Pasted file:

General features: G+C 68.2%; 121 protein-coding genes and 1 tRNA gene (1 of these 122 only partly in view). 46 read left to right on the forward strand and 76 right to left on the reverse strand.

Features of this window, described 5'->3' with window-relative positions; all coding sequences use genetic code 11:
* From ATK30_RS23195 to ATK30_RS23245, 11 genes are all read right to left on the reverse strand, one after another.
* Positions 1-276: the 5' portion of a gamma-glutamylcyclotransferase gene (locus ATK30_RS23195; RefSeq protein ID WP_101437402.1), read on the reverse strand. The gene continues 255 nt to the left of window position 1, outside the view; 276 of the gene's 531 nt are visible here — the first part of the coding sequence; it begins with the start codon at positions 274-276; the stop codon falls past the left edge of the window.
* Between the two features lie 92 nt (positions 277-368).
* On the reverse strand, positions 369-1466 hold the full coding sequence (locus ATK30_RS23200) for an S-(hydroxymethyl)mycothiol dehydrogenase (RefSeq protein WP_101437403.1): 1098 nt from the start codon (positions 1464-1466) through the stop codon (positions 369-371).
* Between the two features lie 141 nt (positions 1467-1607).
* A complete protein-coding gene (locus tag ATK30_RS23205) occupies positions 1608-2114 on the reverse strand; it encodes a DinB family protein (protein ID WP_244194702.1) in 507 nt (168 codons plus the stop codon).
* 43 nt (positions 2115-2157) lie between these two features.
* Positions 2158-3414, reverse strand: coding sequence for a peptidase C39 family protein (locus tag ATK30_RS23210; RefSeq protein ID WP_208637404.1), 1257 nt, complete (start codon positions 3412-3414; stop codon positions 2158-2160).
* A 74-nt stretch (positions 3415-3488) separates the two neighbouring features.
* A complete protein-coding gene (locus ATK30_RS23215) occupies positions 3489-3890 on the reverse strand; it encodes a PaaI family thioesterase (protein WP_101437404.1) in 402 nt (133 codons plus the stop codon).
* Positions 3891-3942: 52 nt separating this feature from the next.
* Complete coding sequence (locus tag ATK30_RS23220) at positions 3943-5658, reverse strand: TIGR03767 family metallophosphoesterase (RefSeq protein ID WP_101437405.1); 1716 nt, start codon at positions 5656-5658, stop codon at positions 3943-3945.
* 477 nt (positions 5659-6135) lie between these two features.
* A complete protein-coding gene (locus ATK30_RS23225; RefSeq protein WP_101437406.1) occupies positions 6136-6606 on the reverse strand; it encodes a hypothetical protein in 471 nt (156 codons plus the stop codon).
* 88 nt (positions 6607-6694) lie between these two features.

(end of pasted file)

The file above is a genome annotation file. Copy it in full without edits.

General features: G+C 68.2%; 121 protein-coding genes and 1 tRNA gene (1 of these 122 only partly in view). 46 read left to right on the forward strand and 76 right to left on the reverse strand.

Features of this window, described 5'->3' with window-relative positions; all coding sequences use genetic code 11:
* From ATK30_RS23195 to ATK30_RS23245, 11 genes are all read right to left on the reverse strand, one after another.
* Positions 1-276: the 5' portion of a gamma-glutamylcyclotransferase gene (locus ATK30_RS23195; RefSeq protein ID WP_101437402.1), read on the reverse strand. The gene continues 255 nt to the left of window position 1, outside the view; 276 of the gene's 531 nt are visible here — the first part of the coding sequence; it begins with the start codon at positions 274-276; the stop codon falls past the left edge of the window.
* Between the two features lie 92 nt (positions 277-368).
* On the reverse strand, positions 369-1466 hold the full coding sequence (locus ATK30_RS23200) for an S-(hydroxymethyl)mycothiol dehydrogenase (RefSeq protein WP_101437403.1): 1098 nt from the start codon (positions 1464-1466) through the stop codon (positions 369-371).
* Between the two features lie 141 nt (positions 1467-1607).
* A complete protein-coding gene (locus tag ATK30_RS23205) occupies positions 1608-2114 on the reverse strand; it encodes a DinB family protein (protein ID WP_244194702.1) in 507 nt (168 codons plus the stop codon).
* 43 nt (positions 2115-2157) lie between these two features.
* Positions 2158-3414, reverse strand: coding sequence for a peptidase C39 family protein (locus tag ATK30_RS23210; RefSeq protein ID WP_208637404.1), 1257 nt, complete (start codon positions 3412-3414; stop codon positions 2158-2160).
* A 74-nt stretch (positions 3415-3488) separates the two neighbouring features.
* A complete protein-coding gene (locus ATK30_RS23215) occupies positions 3489-3890 on the reverse strand; it encodes a PaaI family thioesterase (protein WP_101437404.1) in 402 nt (133 codons plus the stop codon).
* Positions 3891-3942: 52 nt separating this feature from the next.
* Complete coding sequence (locus tag ATK30_RS23220) at positions 3943-5658, reverse strand: TIGR03767 family metallophosphoesterase (RefSeq protein ID WP_101437405.1); 1716 nt, start codon at positions 5656-5658, stop codon at positions 3943-3945.
* 477 nt (positions 5659-6135) lie between these two features.
* A complete protein-coding gene (locus ATK30_RS23225; RefSeq protein WP_101437406.1) occupies positions 6136-6606 on the reverse strand; it encodes a hypothetical protein in 471 nt (156 codons plus the stop codon).
* 88 nt (positions 6607-6694) lie between these two features.